Yeah, sure. Well, I would first like to say there is actually a lot more clinical trials going on showing the effectiveness is how of how people can still improve from this. Now, when we when people come in here, the first thing we do in the evaluation is we run a sensory test on their feet, to find out what they’re so we we collect the score, we gather a score from how they responded to the test, that actually gives us a solid indication of where they’re at their starting point. Now we know it’s certain aspects that usually around 60% deficiency give or take, that’s when we know people are start losing their sensation. And false can be more more prevalent. Right? So 60 and above, of course, that’s a deficiency. Now, the numbers don’t mean anything, but for us it does, it helps guide us toward what type of treatment programs they need, in order to get the results they want. So getting back again, their life, being able to walk again or even Dr. For that matter. These are all you know, we set goals for people like okay, we’re going to treat you we’re going to get you feeling better so you can start doing the things you want to do. So like I had a patient, wonderful woman. She was actually on disability and she loved to work. She could no longer work because this was keeping her out of she actually fell at work several times and had to now she had to now unfortunately like kind of pre retire if you will, because it wasn’t really her choice. But so she came to us And at this point, she said to me that it’s the saddest thing. She goes. I’m sitting around, I was just sitting around waiting in my house until the day that I had to use a wheelchair. And I was like, wow. Like, mind blown. I’m like that is. That’s just unbelievable. And long story short, we treated her, she now feels her feet again, she’s out walking. She’s like, this is this is a miracle. I’d love to try to get her on. You know, a lot of people are a little nervous to get on here. I keep trying to get some people to come on the show here. So I’ll get someone but I have to coordinate schedules and have some people that aren’t aren’t so nervous. I’m like, we’re just talking. We’re just having a conversation. But she would be a great one. Because yeah, tell you her whole story.


Charlie McDermott  10:51  

Yeah, yeah. It’d be so cool to hear from your patients experience. And I’m sure that helplessness that they felt, and what life is like now. So where she at? What What’s her life look like? Now that she’s been working with you that she’s still work with you? How’s that process? Look? Yeah,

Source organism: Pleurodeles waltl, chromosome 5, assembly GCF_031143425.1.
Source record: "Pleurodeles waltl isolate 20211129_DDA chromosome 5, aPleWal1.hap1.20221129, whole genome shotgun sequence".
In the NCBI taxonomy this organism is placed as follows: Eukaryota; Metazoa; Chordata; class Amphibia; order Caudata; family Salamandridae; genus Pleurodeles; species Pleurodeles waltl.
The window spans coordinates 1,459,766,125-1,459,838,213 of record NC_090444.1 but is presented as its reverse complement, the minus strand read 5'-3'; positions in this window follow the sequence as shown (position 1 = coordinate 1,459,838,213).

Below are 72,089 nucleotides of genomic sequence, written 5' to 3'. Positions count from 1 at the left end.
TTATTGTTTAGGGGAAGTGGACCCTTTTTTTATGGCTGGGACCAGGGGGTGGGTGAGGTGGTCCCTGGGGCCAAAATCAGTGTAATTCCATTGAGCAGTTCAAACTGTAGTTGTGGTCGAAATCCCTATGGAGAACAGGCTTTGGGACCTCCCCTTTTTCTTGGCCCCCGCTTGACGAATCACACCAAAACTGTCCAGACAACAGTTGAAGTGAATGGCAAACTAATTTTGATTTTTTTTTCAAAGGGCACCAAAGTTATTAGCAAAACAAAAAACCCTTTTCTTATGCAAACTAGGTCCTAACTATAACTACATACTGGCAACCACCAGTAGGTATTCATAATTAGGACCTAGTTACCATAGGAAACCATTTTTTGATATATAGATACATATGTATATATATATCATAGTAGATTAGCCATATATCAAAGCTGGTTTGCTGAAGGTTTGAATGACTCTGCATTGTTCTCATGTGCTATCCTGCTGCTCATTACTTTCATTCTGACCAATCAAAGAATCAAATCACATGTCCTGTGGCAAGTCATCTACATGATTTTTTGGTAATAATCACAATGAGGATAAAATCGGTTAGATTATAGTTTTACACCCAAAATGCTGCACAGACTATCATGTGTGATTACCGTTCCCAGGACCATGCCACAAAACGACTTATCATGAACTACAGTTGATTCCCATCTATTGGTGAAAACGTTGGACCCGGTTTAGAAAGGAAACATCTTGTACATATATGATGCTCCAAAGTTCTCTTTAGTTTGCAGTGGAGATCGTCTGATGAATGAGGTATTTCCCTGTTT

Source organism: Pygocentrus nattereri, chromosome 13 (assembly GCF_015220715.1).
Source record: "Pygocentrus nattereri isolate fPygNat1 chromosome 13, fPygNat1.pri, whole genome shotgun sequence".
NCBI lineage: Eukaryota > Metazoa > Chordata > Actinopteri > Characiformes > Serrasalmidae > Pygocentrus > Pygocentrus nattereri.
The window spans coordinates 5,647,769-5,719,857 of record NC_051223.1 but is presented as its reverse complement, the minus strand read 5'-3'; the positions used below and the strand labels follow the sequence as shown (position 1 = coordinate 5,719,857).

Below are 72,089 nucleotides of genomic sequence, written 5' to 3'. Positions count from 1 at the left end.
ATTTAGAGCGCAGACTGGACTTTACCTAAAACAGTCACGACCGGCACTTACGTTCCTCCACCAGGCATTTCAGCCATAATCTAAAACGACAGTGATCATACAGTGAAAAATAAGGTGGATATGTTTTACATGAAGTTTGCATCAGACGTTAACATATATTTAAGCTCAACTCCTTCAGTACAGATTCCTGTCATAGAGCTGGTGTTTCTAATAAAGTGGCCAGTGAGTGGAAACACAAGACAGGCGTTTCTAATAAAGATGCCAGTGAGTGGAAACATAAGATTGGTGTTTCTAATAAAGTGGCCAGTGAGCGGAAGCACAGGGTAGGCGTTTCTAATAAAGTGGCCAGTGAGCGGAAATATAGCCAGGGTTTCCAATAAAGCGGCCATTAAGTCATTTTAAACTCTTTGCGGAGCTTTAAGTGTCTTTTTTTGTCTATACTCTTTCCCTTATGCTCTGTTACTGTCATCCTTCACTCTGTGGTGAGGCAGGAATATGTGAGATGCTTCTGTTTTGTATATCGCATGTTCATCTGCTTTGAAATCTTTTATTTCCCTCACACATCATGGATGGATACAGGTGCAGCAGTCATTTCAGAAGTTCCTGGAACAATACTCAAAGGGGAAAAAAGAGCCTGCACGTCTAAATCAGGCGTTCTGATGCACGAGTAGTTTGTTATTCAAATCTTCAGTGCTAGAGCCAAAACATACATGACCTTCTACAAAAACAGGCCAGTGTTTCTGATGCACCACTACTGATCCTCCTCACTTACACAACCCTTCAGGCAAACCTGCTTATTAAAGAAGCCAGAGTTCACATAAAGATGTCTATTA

Dominic Sembello  11:11  

yes. So she’s doing her thing. She’s, I don’t see her as much now because she’s better. So I don’t have to see her as often. But she is out. She’s walking and exercising again. And again, something she hadn’t done in over seven years. So even having that long, she actually was having the symptoms, as I said, while she was working. So she was having these issues fighting through it till it got again, so bad that she could no longer do it. And then she was home my from my memory. Yes, six or seven years before she was able to before she found us.


Charlie McDermott  11:51  

Yeah. So I would imagine, like many things when, you know, regarding health, the sooner you do something, the better. And you mentioned the pain before the really severe numbness. So is that the better time? I mean, you know, when you feel that pain? And what’s that sensation, like?


Dominic Sembello  12:13  

Yep, so it’s a little different for everyone. In terms of pain, the most common things that you hear are either burning sensation, right, or stabbing sharp, a lot of times it wakes people up. Sometimes people actually feel their feet or ice cold. So it kind of, you know, the, their common symptoms that you hear all the time. But it does vary from person to person as you start loot. So pain is actually means that you still have more nerve function, that when you start sliding down right to worse situation, health wise there, that’s when we start more of the numbness, or tingling. So it’s like the pain it’s not as painful. So I some people come in and say the pain, usually there when we test them, their range isn’t as severe when people walk in, and they’re like I, you know, I have a hard time walking, I don’t have a whole lot of pain anymore. I already know immediately when they just tell me that, that they’re going to be more severe on that. Test them. But the good news is the way we determine that is their score. So if they score in certain ranges, I know exactly what to do to help them achieve their goals of getting back to doing the things they want to do.


Charlie McDermott  13:31